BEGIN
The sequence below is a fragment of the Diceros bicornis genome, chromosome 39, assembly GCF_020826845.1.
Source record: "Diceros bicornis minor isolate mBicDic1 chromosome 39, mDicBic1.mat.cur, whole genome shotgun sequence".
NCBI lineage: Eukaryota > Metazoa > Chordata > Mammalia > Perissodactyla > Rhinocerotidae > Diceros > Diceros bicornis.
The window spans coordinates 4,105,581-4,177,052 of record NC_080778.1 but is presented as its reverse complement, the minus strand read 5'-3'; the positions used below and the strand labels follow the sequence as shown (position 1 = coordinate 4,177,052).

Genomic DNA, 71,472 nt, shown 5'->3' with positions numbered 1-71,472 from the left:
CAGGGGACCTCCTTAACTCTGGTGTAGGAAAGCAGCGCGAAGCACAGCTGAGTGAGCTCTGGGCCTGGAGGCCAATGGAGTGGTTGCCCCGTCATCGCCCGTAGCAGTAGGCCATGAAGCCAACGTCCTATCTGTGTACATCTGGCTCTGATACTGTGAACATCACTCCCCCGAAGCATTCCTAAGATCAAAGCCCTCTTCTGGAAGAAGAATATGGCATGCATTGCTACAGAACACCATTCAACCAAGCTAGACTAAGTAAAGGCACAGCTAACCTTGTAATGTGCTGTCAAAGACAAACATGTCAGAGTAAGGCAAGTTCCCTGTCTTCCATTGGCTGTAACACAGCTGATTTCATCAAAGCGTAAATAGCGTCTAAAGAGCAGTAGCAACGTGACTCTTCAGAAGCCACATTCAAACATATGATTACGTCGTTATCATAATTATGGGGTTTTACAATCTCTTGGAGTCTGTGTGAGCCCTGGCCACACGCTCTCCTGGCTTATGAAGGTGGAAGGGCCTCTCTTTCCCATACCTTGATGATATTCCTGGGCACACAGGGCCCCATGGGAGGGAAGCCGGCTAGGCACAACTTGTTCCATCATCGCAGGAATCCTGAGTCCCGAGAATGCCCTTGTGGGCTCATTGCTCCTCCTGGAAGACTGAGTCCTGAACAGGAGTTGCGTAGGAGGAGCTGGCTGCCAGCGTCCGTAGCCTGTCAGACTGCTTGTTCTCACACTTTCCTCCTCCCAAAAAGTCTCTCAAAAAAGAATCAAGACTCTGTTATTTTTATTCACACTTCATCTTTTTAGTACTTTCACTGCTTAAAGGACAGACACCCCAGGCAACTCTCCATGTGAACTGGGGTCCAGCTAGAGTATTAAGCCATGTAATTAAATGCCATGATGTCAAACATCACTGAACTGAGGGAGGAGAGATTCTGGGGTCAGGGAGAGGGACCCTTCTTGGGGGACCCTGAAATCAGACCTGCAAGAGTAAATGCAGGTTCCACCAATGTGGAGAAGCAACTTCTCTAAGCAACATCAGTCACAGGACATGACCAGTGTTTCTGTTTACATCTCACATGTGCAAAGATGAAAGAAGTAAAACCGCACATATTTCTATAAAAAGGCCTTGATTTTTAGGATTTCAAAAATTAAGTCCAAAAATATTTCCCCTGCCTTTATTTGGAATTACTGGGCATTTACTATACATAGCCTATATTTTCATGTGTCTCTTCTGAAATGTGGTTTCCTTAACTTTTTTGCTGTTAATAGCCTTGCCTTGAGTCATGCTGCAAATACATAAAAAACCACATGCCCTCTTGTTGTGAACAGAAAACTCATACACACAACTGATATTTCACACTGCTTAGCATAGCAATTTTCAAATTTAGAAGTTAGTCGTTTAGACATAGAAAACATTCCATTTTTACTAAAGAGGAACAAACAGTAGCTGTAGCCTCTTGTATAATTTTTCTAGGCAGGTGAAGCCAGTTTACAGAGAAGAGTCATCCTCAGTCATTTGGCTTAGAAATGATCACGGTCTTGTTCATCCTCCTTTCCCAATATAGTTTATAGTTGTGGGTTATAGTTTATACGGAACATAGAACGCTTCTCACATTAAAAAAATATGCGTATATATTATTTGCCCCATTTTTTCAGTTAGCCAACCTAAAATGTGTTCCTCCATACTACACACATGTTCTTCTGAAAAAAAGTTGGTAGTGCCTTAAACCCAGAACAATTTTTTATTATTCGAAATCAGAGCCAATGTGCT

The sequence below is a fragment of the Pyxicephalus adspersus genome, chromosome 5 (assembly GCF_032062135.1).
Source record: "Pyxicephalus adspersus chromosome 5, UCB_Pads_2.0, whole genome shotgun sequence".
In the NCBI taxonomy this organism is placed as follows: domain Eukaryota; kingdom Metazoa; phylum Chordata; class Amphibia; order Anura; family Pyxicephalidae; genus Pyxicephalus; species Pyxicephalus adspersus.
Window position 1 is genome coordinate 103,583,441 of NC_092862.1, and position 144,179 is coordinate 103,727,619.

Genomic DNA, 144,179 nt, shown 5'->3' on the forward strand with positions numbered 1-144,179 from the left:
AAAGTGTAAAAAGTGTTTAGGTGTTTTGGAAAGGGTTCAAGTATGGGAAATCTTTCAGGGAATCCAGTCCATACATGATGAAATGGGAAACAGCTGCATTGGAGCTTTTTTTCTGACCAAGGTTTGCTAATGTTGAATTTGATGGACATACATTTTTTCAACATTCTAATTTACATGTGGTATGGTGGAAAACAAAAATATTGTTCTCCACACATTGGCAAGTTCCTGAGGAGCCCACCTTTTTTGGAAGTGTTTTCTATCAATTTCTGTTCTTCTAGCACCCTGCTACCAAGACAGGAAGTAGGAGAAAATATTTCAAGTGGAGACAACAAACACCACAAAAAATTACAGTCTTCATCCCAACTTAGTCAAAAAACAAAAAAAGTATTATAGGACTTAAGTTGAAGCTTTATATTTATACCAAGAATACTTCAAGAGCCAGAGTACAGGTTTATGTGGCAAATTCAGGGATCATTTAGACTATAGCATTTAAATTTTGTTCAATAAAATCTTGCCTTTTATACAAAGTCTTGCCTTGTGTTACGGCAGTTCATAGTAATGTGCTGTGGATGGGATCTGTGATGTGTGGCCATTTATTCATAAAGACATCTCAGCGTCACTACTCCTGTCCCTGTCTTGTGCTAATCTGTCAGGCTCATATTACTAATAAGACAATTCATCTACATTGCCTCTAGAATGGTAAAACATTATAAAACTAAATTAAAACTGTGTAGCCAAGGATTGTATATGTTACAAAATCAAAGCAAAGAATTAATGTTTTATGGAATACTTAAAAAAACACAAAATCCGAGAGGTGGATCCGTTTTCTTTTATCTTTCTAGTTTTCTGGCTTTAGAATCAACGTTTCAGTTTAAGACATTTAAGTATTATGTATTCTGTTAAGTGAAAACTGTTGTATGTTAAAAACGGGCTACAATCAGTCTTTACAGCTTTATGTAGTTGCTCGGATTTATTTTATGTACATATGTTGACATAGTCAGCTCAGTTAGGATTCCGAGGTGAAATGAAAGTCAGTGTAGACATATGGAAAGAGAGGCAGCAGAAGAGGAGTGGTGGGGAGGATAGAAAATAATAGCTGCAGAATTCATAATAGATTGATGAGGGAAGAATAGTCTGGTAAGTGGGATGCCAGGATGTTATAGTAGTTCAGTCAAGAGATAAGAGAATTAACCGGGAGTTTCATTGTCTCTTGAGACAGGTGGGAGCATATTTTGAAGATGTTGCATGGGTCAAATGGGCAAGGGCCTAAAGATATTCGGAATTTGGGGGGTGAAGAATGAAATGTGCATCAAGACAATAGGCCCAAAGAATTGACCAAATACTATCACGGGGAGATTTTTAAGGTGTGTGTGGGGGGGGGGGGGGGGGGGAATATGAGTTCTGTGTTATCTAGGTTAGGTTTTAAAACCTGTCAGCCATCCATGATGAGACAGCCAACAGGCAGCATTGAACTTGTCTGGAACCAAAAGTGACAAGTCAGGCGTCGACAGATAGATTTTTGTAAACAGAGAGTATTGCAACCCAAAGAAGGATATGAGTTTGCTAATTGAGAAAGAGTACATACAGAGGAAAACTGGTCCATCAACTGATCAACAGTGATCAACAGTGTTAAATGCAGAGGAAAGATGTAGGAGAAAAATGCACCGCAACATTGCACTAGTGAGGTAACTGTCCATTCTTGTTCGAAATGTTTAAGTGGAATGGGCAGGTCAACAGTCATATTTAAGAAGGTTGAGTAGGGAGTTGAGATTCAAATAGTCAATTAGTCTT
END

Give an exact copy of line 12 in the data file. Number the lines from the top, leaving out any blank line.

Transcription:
AAAGTGTAAAAAGTGTTTAGGTGTTTTGGAAAGGGTTCAAGTATGGGAAATCTTTCAGGGAATCCAGTCCATACATGATGAAATGGGAAACAGCTGCATTGGAGCTTTTTTTCTGACCAAGGTTTGCTAATGTTGAATTTGATGGACATACATTTTTTCAACATTCTAATTTACATGTGGTATGGTGGAAAACAAAAATATTGTTCTCCACACATTGGCAAGTTCCTGAGGAGCCCACCTTTTTTGGAAGTGTTTTCTATCAATTTCTGTTCTTCTAGCACCCTGCTACCAAGACAGGAAGTAGGAGAAAATATTTCAAGTGGAGACAACAAACACCACAAAAAATTACAGTCTTCATCCCAACTTAGTCAAAAAACAAAAAAAGTATTATAGGACTTAAGTTGAAGCTTTATATTTATACCAAGAATACTTCAAGAGCCAGAGTACAGGTTTATGTGGCAAATTCAGGGATCATTTAGACTATAGCATTTAAATTTTGTTCAATAAAATCTTGCCTTTTATACAAAGTCTTGCCTTGTGTTACGGCAGTTCATAGTAATGTGCTGTGGATGGGATCTGTGATGTGTGGCCATTTATTCATAAAGACATCTCAGCGTCACTACTCCTGTCCCTGTCTTGTGCTAATCTGTCAGGCTCATATTACTAATAAGACAATTCATCTACATTGCCTCTAGAATGGTAAAACATTATAAAACTAAATTAAAACTGTGTAGCCAAGGATTGTATATGTTACAAAATCAAAGCAAAGAATTAATGTTTTATGGAATACTTAAAAAAACACAAAATCCGAGAGGTGGATCCGTTTTCTTTTATCTTTCTAGTTTTCTGGCTTTAGAATCAACGTTTCAGTTTAAGACATTTAAGTATTATGTATTCTGTTAAGTGAAAACTGTTGTATGTTAAAAACGGGCTACAATCAGTCTTTACAGCTTTATGTAGTTGCTCGGATTTATTTTATGTACATATGTTGACATAGTCAGCTCAGTTAGGATTCCGAGGTGAAATGAAAGTCAGTGTAGACATATGGAAAGAGAGGCAGCAGAAGAGGAGTGGTGGGGAGGATAGAAAATAATAGCTGCAGAATTCATAATAGATTGATGAGGGAAGAATAGTCTGGTAAGTGGGATGCCAGGATGTTATAGTAGTTCAGTCAAGAGATAAGAGAATTAACCGGGAGTTTCATTGTCTCTTGAGACAGGTGGGAGCATATTTTGAAGATGTTGCATGGGTCAAATGGGCAAGGGCCTAAAGATATTCGGAATTTGGGGGGTGAAGAATGAAATGTGCATCAAGACAATAGGCCCAAAGAATTGACCAAATACTATCACGGGGAGATTTTTAAGGTGTGTGTGGGGGGGGGGGGGGGGGGGAATATGAGTTCTGTGTTATCTAGGTTAGGTTTTAAAACCTGTCAGCCATCCATGATGAGACAGCCAACAGGCAGCATTGAACTTGTCTGGAACCAAAAGTGACAAGTCAGGCGTCGACAGATAGATTTTTGTAAACAGAGAGTATTGCAACCCAAAGAAGGATATGAGTTTGCTAATTGAGAAAGAGTACATACAGAGGAAAACTGGTCCATCAACTGATCAACAGTGATCAACAGTGTTAAATGCAGAGGAAAGATGTAGGAGAAAAATGCACCGCAACATTGCACTAGTGAGGTAACTGTCCATTCTTGTTCGAAATGTTTAAGTGGAATGGGCAGGTCAACAGTCATATTTAAGAAGGTTGAGTAGGGAGTTGAGATTCAAATAGTCAATTAGTCTT